Earth-dwarfing exoplanets could be capable of supporting alien life
Image credit: UNIVERSITY OF CAMBRIDGE
An exoplanet over twice the size of Earth which holds liquid water and has potentially habitable conditions has made scientists reconsider the types of celestial bodies that may be capable of supporting alien life.
K2-18b, which is 124 light years away, is 2.6 times the radius and 8.6 times the mass of Earth. It orbits its star within the habitable zone, where temperatures could allow liquid water to exist.
Its atmosphere is expected to consist of primarily hydrogen, but the planet made headlines last year when evidence of water vapour in the atmosphere was discovered.
Previously, little else was known about K2-18b and it was thought that if the hydrogen atmosphere is thick enough it would make conditions on the surface below too dense for life to exist.
Now, a team from the University of Cambridge believe they have demonstrated that the thickness of the atmosphere is not too great to eliminate the possibility of life.
They used the existing observations of the atmosphere, as well as the mass and radius, to determine the composition and structure of both the atmosphere and interior using detailed numerical models and statistical methods to explain the data.
While they confirmed the atmosphere to be hydrogen rich, levels of other chemicals such as methane and ammonia were lower than expected.
They took this data and created models of the planet’s interior that could explain the conditions seen in the atmosphere.
“Water vapour has been detected in the atmospheres of a number of exoplanets but, even if the planet is in the habitable zone, that doesn’t necessarily mean there are habitable conditions on the surface,” said Dr Nikku Madhusudhan from Cambridge’s Institute of Astronomy, who led the new research.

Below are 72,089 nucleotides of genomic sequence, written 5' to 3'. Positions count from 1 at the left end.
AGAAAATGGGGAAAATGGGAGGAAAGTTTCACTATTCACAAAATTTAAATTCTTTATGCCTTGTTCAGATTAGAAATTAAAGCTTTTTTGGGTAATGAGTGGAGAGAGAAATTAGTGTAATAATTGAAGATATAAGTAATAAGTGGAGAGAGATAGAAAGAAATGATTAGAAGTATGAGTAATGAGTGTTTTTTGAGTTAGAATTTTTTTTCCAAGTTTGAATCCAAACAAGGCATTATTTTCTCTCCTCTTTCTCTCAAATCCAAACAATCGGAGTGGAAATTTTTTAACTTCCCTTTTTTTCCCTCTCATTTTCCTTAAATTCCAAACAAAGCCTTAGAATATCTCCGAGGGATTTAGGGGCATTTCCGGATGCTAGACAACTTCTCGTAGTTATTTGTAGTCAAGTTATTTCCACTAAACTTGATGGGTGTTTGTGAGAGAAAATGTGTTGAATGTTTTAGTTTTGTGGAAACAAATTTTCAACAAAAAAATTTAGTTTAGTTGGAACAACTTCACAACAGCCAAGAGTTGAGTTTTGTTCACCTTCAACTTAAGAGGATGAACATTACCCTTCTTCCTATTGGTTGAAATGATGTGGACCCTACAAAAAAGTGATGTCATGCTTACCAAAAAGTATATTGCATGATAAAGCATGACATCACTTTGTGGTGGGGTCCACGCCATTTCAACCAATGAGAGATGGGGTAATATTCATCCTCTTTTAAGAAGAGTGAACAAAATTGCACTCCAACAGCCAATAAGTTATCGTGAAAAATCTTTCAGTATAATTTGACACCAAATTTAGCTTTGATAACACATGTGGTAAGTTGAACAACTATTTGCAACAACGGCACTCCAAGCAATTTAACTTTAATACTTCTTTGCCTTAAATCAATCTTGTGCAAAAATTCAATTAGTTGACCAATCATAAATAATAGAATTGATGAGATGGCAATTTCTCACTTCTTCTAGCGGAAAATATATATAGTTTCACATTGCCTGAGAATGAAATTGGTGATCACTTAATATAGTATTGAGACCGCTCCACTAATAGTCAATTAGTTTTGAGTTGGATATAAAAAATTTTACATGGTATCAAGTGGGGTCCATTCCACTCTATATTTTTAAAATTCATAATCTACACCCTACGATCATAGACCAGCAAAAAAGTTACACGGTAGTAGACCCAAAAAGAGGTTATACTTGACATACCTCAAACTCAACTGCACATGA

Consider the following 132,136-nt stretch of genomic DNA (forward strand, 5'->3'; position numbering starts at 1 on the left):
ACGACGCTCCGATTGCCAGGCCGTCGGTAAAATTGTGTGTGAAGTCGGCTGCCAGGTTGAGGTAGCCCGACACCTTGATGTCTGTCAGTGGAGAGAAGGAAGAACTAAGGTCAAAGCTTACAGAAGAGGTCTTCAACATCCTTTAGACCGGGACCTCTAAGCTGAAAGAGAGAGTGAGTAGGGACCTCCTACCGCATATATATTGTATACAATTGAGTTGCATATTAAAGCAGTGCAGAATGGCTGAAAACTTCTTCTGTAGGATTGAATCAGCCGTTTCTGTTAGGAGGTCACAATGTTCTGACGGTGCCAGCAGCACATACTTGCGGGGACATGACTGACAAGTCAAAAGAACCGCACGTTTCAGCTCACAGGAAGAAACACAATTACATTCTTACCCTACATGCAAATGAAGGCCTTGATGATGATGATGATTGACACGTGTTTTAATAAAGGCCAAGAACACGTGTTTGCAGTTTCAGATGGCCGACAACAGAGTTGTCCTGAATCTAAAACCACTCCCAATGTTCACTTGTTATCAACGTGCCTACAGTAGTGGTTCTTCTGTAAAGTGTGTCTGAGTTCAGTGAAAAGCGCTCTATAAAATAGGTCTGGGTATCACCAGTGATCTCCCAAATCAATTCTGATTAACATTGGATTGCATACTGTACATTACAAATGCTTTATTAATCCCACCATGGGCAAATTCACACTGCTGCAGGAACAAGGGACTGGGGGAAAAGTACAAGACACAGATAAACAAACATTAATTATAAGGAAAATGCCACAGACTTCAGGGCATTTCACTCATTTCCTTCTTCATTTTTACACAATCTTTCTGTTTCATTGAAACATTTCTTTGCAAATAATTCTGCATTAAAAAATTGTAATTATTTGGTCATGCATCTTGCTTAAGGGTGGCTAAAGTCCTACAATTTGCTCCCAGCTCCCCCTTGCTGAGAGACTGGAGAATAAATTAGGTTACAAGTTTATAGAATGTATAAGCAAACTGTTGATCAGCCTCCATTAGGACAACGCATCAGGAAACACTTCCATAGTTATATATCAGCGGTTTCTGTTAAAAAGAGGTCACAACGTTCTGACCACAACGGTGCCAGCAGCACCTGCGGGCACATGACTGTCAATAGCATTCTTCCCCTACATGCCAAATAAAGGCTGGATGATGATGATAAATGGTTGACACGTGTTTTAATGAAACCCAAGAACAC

“To establish the prospects for habitability, it is important to obtain a unified understanding of the interior and atmospheric conditions on the planet - in particular, whether liquid water can exist beneath the atmosphere.”
The researchers found that the maximum extent of the hydrogen envelope allowed by the data is around 6 per cent of the planet’s mass and the minimum is about one-millionth by mass, similar to the mass fraction of the Earth's atmosphere.
“We wanted to know the thickness of the hydrogen envelope - how deep the hydrogen goes,” said co-author Matthew Nixon, a PhD student. “While this is a question with multiple solutions, we’ve shown that you don’t need much hydrogen to explain all the observations together.”
This study opens the search for habitable conditions and bio-signatures outside the solar system to exoplanets that are significantly larger than Earth, beyond Earth-like exoplanets.
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